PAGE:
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INT'L SERVICE UNDERGRADUATE

SISU-379 Topics Human Rgts/Iden/Culture Course Level: Undergraduate

Topics in Human Rights, Identity, and Culture (3) Topics vary by section. Rotating topics focusing on the intersection of human rights, identity, and culture. Repeatable for credit with different topic. Grading: A-F only. Prerequisite: SISU-206 and SISU-260 or SISU-270.

SISU-379-001
Term: Fall 2018 Regular Term
Course Level: Undergraduate
Section Title: Civil Rgts/Other Soc Movements
Course Type: Community Based Learning. As a part of this course, students will actively serve with a nonprofit agency or school in the DC area to apply their course knowledge. Civil Rights and Other Social Movements in Comparative Perspective (3) This course looks at the history of civil rights and other social movements that have fought for equal rights and democratic rule, including those organized by students, LGBTQ activists, anti-colonial and holocaust resistance fighters, labor union and community organizers, and poor people in a wide variety of countries. The course also looks at the evolution of thinking about social movements as theorists grapple with the challenge posed by movements that defy their predictions.
SISU-379-002
Term: Fall 2018 Regular Term
Course Level: Undergraduate
Section Title: Human Rights and the Media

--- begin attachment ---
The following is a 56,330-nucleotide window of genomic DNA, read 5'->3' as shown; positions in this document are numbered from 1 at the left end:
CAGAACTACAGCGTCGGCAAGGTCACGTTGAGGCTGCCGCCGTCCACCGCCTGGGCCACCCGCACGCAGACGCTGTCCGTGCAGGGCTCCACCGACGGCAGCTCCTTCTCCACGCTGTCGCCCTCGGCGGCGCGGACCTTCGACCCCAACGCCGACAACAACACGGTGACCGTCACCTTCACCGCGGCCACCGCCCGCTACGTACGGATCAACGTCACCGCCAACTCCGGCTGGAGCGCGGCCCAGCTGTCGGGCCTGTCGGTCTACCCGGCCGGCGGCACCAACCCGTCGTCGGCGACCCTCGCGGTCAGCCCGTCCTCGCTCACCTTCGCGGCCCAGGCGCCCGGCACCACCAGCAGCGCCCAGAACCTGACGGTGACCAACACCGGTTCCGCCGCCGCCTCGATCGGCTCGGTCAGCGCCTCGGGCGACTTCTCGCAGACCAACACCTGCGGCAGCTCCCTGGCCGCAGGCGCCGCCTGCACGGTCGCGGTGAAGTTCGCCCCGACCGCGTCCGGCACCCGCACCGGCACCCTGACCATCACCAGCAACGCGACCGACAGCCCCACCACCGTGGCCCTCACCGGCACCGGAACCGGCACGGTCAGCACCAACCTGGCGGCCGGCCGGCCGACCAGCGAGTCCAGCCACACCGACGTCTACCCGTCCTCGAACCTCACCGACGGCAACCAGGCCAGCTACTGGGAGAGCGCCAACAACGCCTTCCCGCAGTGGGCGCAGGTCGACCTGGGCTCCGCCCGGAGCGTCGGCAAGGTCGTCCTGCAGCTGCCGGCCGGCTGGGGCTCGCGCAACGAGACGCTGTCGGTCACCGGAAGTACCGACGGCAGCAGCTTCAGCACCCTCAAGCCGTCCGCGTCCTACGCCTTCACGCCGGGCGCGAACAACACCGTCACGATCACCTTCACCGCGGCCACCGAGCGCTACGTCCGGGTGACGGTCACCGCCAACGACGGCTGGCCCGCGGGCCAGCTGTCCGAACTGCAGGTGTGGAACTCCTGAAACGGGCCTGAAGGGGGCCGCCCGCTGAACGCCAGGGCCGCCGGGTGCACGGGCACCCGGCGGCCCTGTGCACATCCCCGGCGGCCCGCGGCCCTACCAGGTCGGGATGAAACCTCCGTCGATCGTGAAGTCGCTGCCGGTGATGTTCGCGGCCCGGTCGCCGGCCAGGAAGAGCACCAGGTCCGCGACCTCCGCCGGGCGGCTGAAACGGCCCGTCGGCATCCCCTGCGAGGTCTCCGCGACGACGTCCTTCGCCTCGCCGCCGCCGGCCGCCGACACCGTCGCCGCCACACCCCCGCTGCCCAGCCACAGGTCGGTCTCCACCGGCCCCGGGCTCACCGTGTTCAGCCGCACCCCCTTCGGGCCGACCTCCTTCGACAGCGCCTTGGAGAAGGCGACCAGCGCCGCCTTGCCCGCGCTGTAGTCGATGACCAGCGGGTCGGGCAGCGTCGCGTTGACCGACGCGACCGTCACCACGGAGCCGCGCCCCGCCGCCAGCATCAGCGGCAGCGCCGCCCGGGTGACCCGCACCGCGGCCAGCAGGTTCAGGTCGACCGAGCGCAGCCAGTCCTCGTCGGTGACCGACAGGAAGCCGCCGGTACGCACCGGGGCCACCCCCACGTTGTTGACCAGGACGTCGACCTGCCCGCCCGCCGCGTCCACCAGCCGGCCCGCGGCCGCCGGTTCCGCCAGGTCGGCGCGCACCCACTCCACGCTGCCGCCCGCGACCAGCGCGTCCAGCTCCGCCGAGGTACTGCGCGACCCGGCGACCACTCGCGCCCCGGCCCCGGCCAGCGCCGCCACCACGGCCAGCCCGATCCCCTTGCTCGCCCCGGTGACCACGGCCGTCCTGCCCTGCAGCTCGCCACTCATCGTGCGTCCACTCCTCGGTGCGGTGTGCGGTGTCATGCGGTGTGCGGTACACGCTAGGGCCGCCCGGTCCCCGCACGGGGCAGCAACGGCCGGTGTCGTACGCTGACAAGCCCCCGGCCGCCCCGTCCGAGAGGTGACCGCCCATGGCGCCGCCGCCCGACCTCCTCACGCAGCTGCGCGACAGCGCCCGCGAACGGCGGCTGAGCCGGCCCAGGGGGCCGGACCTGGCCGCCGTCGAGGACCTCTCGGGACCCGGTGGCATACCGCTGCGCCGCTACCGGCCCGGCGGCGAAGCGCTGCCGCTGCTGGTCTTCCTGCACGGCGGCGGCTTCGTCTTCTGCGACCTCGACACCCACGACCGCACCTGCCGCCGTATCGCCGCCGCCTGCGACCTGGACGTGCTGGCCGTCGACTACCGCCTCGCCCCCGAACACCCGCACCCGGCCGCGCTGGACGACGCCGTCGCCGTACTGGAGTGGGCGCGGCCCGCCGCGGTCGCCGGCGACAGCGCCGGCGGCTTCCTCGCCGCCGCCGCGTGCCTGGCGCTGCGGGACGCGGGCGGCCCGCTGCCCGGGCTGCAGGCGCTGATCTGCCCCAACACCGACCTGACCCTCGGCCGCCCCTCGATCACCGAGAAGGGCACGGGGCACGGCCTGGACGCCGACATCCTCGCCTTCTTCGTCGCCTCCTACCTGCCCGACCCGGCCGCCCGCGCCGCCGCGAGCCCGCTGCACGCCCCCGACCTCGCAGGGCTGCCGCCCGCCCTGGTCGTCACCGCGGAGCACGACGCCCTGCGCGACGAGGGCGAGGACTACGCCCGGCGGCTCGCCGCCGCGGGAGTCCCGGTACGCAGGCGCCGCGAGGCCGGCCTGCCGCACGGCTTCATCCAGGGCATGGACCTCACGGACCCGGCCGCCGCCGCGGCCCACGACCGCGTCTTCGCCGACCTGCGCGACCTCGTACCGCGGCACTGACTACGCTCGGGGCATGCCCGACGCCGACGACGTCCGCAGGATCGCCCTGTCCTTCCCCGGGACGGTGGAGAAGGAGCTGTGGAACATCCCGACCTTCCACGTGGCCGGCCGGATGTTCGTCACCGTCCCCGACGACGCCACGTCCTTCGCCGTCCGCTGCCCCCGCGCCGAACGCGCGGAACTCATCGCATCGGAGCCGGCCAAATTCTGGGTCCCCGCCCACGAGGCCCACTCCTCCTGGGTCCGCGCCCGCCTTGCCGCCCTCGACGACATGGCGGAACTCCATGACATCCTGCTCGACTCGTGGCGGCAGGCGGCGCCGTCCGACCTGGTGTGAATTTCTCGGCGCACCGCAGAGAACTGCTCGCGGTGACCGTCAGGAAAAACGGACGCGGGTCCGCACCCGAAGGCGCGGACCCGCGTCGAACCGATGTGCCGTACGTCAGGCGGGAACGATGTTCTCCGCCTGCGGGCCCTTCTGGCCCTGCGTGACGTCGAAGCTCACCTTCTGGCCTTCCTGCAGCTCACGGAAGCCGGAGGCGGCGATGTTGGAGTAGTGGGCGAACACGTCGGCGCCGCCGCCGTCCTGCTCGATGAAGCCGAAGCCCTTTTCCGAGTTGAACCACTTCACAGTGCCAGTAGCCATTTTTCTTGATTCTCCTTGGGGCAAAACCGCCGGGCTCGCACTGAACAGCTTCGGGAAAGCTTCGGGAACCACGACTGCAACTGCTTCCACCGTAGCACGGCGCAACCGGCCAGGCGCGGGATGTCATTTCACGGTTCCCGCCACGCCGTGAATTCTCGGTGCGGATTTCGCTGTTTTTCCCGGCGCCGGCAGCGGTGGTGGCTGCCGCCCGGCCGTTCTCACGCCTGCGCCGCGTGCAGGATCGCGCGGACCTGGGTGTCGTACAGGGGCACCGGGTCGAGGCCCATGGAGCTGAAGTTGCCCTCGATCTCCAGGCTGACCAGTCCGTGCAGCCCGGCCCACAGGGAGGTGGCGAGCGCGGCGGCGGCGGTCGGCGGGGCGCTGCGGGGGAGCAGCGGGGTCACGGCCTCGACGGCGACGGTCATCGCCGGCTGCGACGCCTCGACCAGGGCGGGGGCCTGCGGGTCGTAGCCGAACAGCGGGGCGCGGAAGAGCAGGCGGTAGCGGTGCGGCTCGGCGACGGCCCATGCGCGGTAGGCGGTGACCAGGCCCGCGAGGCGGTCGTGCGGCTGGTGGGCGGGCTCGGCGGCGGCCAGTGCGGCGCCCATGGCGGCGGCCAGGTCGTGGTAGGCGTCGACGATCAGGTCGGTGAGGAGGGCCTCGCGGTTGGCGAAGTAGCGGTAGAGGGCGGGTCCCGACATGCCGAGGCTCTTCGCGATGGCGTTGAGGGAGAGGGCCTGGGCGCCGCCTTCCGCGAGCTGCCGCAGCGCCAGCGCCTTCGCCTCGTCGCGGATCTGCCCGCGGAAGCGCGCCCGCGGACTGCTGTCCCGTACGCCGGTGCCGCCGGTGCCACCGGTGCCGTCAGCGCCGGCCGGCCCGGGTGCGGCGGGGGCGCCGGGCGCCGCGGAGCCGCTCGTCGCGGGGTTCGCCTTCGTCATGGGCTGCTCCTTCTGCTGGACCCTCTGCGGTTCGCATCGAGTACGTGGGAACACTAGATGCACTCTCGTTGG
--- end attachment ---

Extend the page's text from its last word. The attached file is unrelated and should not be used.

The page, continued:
Human Rights and the Media (3) This course examines how various means of mass communication--print and broadcast news media; speeches; social media; and documentary films--affect the realization of human rights. All forms of media participate in the construction of human rights narratives, thus influencing the debate surrounding specific human rights issues. Students learn methods of media research and analysis, and use such methods to complete a study of media coverage of a human rights issue of their choice. Students also create their own media.
SISU-379-001
Term: Spring 2019 Semester
Course Level: Undergraduate
Section Title: Democ Erosion/Authoritarianism
Democratic Erosion and Authoritarianism (3) It is often assumed that once a country achieves a certain level of economic and political development, absent a cataclysmic event, democratic consolidation is permanent. Recent trends call such confidence into question. This course looks at the causes and consequences of democratic erosion, paying particular attention to both warning signs and effective resistance efforts. The course is part of a nation-wide consortium of over two dozen universities. Students do in-depth research on a country of their choice and participate with students across the country in submitting blog posts and comments on a joint website.